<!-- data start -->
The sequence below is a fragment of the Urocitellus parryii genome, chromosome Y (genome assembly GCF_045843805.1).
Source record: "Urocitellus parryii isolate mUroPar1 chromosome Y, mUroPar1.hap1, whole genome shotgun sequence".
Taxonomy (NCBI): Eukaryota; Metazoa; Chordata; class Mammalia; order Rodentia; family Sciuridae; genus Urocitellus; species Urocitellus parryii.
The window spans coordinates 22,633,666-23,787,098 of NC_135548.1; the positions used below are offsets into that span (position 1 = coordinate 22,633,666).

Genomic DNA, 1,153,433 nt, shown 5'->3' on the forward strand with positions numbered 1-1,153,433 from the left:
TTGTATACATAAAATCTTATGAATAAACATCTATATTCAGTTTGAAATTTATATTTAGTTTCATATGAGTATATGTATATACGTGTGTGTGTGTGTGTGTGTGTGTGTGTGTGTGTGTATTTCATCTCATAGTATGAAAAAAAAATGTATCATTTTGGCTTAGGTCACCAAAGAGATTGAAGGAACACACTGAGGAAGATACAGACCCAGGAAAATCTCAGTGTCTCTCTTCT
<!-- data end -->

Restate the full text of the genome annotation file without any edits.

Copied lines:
The sequence below is a fragment of the Urocitellus parryii genome, chromosome Y (genome assembly GCF_045843805.1).
Source record: "Urocitellus parryii isolate mUroPar1 chromosome Y, mUroPar1.hap1, whole genome shotgun sequence".
Taxonomy (NCBI): Eukaryota; Metazoa; Chordata; class Mammalia; order Rodentia; family Sciuridae; genus Urocitellus; species Urocitellus parryii.
The window spans coordinates 22,633,666-23,787,098 of NC_135548.1; the positions used below are offsets into that span (position 1 = coordinate 22,633,666).

Genomic DNA, 1,153,433 nt, shown 5'->3' on the forward strand with positions numbered 1-1,153,433 from the left:
TTGTATACATAAAATCTTATGAATAAACATCTATATTCAGTTTGAAATTTATATTTAGTTTCATATGAGTATATGTATATACGTGTGTGTGTGTGTGTGTGTGTGTGTGTGTGTGTGTATTTCATCTCATAGTATGAAAAAAAAATGTATCATTTTGGCTTAGGTCACCAAAGAGATTGAAGGAACACACTGAGGAAGATACAGACCCAGGAAAATCTCAGTGTCTCTCTTCT